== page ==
• Keep an eye on the clock. Sprint to the end if you have to, being sure to fill in something for every answer before time runs out.

Tips for Mastering the Math Section of the GRE

Success on the GRE (Graduate Record Examination) Math section has a great deal to do with applying logic and common sense. Following are some tips for how to do your best on this section of the test:

Before you start

  • Lose the calculator (it’s not allowed). The proctor will provide scratch paper.

  • Remember that the GRE tests algebra, geometry, and arithmetic, not calculus or trigonometry.

  • Memorize formulas before you take the test. The GRE doesn’t provide them.

Following are some tips for those tricky Quantitative Comparison questions:

  • Triple-check your answer before hitting the Confirm button on the computer, because the answers to Quantitative Comparison (QC) questions often aren’t the obvious, first-response answers.

  • Remember that the answer choices are the same for every question. Choose A if Column A is greater; B if Column B is greater; C if the two columns are equal; and D if insufficient information is given. E is never a choice in the QC-question realm.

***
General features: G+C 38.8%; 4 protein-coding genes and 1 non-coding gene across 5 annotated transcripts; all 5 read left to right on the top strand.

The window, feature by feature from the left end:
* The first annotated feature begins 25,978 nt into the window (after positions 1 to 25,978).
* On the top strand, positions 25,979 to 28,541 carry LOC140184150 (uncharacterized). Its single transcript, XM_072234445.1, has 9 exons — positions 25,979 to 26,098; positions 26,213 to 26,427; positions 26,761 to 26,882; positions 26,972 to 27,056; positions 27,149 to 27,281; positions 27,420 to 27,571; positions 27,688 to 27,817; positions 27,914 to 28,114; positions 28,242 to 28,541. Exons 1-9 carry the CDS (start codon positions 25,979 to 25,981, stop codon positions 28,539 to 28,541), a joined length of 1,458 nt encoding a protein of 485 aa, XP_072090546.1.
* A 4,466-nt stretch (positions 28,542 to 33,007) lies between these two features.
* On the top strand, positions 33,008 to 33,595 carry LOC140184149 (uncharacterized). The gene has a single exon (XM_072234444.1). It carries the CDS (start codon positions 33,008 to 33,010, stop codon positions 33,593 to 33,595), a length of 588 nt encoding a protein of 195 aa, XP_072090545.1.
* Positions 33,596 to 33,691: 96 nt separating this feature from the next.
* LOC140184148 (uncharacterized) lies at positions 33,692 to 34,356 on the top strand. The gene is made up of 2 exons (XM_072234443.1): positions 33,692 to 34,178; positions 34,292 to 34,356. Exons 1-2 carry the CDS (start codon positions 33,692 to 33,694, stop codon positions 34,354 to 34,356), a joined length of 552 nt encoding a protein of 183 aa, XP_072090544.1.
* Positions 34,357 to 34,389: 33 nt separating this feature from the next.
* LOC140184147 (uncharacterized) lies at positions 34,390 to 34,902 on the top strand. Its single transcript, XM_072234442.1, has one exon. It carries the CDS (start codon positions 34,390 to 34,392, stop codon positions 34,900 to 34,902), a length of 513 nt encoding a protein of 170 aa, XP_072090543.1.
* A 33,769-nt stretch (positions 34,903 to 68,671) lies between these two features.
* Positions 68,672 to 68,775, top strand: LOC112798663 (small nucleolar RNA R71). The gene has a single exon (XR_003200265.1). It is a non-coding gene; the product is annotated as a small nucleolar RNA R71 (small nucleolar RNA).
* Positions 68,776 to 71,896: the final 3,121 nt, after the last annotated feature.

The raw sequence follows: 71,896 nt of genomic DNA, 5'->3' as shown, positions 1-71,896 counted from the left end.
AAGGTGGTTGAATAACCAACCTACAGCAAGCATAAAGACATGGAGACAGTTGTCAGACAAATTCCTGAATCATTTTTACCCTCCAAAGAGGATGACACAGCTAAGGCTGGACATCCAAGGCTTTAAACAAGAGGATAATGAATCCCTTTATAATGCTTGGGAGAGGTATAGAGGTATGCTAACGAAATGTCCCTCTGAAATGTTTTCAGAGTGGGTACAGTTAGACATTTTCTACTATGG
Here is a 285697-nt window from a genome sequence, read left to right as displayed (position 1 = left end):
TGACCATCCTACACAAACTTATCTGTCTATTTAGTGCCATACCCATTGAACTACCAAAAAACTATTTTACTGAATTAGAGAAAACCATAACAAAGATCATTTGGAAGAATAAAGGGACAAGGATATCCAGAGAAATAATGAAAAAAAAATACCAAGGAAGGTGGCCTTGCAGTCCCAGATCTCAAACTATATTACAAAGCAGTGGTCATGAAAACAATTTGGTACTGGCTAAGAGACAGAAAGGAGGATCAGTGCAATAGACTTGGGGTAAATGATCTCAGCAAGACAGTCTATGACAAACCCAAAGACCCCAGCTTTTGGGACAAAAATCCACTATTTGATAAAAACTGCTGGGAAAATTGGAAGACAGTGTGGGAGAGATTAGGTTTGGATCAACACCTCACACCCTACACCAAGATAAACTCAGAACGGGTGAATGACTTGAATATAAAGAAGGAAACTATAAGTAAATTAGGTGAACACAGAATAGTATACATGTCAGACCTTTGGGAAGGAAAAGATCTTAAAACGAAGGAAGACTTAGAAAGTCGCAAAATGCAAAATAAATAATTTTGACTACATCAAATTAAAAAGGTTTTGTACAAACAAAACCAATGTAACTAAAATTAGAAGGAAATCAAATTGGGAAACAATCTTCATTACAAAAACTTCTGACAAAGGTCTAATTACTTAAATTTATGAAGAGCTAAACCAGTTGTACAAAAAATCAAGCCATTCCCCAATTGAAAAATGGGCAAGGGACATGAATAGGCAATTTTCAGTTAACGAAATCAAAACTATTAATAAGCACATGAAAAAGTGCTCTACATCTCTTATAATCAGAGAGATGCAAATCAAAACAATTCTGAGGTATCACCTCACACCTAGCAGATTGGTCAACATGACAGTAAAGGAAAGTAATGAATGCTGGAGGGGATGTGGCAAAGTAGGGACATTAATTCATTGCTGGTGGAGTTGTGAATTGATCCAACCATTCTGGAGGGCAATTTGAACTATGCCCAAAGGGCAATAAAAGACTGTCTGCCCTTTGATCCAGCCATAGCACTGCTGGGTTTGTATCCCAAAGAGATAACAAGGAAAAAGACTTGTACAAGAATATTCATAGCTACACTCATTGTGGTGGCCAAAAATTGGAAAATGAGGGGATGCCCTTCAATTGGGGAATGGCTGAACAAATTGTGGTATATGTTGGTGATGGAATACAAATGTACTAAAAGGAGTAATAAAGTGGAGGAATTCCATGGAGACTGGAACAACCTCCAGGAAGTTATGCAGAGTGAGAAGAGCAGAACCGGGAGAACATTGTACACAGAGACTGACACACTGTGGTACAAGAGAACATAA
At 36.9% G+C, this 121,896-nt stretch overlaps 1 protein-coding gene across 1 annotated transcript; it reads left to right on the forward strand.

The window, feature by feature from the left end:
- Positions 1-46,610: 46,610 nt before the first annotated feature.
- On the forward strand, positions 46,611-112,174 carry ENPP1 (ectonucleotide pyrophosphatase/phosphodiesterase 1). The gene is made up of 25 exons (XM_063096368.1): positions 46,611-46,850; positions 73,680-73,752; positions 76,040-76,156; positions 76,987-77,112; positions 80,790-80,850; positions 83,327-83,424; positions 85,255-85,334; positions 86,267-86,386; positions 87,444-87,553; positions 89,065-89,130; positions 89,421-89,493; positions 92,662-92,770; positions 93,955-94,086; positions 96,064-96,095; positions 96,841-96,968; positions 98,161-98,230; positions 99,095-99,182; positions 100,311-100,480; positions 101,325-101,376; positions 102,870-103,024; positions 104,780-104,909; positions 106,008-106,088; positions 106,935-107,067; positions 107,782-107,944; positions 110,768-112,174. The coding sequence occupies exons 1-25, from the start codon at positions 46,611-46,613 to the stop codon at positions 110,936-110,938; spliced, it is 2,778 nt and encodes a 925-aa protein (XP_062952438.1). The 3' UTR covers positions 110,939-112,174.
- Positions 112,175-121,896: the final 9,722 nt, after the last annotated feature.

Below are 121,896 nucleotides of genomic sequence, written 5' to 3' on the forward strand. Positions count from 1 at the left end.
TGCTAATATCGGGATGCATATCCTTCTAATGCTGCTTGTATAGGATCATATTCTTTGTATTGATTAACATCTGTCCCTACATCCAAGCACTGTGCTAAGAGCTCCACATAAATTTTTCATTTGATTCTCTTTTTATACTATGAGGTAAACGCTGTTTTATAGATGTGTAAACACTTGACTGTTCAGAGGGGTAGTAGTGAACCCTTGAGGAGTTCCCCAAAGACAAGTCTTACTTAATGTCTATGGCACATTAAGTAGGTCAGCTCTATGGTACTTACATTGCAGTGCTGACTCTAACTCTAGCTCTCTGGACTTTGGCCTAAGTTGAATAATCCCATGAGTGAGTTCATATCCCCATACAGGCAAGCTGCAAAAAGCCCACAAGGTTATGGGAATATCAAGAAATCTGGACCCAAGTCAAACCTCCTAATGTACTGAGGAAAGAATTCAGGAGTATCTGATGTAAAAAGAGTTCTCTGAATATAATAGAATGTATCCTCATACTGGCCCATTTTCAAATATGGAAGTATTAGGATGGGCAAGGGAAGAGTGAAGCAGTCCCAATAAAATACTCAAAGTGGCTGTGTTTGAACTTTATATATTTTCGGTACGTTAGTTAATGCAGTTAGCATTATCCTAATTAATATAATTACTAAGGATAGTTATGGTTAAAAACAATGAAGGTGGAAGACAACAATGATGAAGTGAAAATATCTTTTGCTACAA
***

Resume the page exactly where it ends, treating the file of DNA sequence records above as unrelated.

• If the columns seem to be equal, do the required calculations to prove that they are.

  • Play the “what if” game by plugging in 1, then 2, 0, –1, –2, and 1⁄2. If the answer depends on what you plug in for the variable, choose D.

And now for some Problem Solving tips:

  • Note what the question specifically asks you to find: perimeter, area, length, degree, fraction, percentage, and so on.

  • Before you begin working on a problem, read the answer choices. You may be able to estimate and answer without working out the solution.

  • Plug answer choices into the question to see which one works. Do the easy choices first; you may not have to do the hard ones.

Tips for Mastering the Analytical Writing Section of the GRE

When you sit down to begin the Analytical Writing section of the GRE (Graduate Record Examination), you must argue your perspective on an issue presented in the test and to analyze an argument as well.

Keep these tips in mind as you do your analytical writing:

  • Answer the question specifically, making your opinion known to the readers in the introductory paragraph.

  • Use all 45 minutes to create a three- to five-paragraph essay, giving supporting reasons and examples for your perspective (and anticipating and addressing counterarguments).

  • Create a final paragraph that summarizes, not merely repeats, the points of your essay.

When you analyze an argument, use these pointers:

  • Identify the assumptions the writer is making and discuss how reasonable they are.

  • Provide outside counterexamples or supporting information to strengthen or weaken the argument.

  • Avoid giving your opinion on the topic; the point here is to discuss how well-argued the essay is as written.